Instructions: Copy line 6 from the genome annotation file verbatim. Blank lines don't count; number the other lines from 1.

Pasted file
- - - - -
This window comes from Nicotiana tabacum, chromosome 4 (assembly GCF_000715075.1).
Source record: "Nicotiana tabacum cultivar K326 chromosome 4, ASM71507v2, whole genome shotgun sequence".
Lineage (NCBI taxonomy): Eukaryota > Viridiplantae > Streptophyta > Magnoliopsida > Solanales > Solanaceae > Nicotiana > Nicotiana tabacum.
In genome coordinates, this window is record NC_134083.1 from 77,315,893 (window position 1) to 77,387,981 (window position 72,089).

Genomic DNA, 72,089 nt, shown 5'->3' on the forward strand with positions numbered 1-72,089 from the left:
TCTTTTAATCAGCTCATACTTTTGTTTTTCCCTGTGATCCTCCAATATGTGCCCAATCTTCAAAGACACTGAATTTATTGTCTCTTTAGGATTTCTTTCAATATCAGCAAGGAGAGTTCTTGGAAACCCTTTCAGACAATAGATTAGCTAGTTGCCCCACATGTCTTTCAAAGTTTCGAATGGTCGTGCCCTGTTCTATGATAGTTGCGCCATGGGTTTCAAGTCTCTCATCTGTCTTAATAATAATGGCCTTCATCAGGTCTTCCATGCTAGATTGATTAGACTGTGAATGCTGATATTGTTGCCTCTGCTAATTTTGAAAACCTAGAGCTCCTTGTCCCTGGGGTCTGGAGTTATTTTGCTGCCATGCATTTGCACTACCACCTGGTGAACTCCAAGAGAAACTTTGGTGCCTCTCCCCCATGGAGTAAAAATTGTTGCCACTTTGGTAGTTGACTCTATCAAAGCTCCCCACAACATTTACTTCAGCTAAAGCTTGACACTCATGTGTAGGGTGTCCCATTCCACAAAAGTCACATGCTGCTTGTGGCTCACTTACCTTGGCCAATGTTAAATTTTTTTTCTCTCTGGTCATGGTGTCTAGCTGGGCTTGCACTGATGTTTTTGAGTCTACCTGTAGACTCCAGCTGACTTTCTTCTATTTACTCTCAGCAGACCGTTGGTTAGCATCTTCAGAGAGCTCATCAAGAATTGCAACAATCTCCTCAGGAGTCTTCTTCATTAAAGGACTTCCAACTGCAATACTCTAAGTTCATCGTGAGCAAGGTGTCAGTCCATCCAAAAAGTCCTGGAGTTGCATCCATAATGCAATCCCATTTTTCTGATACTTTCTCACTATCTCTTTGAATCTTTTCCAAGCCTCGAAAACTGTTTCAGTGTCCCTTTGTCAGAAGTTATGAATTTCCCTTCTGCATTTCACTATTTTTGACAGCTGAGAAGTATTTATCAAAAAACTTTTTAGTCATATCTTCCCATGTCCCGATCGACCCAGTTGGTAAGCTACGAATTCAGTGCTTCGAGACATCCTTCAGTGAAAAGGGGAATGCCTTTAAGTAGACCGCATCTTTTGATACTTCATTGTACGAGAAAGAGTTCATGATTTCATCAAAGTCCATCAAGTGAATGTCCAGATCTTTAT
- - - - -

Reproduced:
TCTTTTAATCAGCTCATACTTTTGTTTTTCCCTGTGATCCTCCAATATGTGCCCAATCTTCAAAGACACTGAATTTATTGTCTCTTTAGGATTTCTTTCAATATCAGCAAGGAGAGTTCTTGGAAACCCTTTCAGACAATAGATTAGCTAGTTGCCCCACATGTCTTTCAAAGTTTCGAATGGTCGTGCCCTGTTCTATGATAGTTGCGCCATGGGTTTCAAGTCTCTCATCTGTCTTAATAATAATGGCCTTCATCAGGTCTTCCATGCTAGATTGATTAGACTGTGAATGCTGATATTGTTGCCTCTGCTAATTTTGAAAACCTAGAGCTCCTTGTCCCTGGGGTCTGGAGTTATTTTGCTGCCATGCATTTGCACTACCACCTGGTGAACTCCAAGAGAAACTTTGGTGCCTCTCCCCCATGGAGTAAAAATTGTTGCCACTTTGGTAGTTGACTCTATCAAAGCTCCCCACAACATTTACTTCAGCTAAAGCTTGACACTCATGTGTAGGGTGTCCCATTCCACAAAAGTCACATGCTGCTTGTGGCTCACTTACCTTGGCCAATGTTAAATTTTTTTTCTCTCTGGTCATGGTGTCTAGCTGGGCTTGCACTGATGTTTTTGAGTCTACCTGTAGACTCCAGCTGACTTTCTTCTATTTACTCTCAGCAGACCGTTGGTTAGCATCTTCAGAGAGCTCATCAAGAATTGCAACAATCTCCTCAGGAGTCTTCTTCATTAAAGGACTTCCAACTGCAATACTCTAAGTTCATCGTGAGCAAGGTGTCAGTCCATCCAAAAAGTCCTGGAGTTGCATCCATAATGCAATCCCATTTTTCTGATACTTTCTCACTATCTCTTTGAATCTTTTCCAAGCCTCGAAAACTGTTTCAGTGTCCCTTTGTCAGAAGTTATGAATTTCCCTTCTGCATTTCACTATTTTTGACAGCTGAGAAGTATTTATCAAAAAACTTTTTAGTCATATCTTCCCATGTCCCGATCGACCCAGTTGGTAAGCTACGAATTCAGTGCTTCGAGACATCCTTCAGTGAAAAGGGGAATGCCTTTAAGTAGACCGCATCTTTTGATACTTCATTGTACGAGAAAGAGTTCATGATTTCATCAAAGTCCATCAAGTGAATGTCCAGATCTTTAT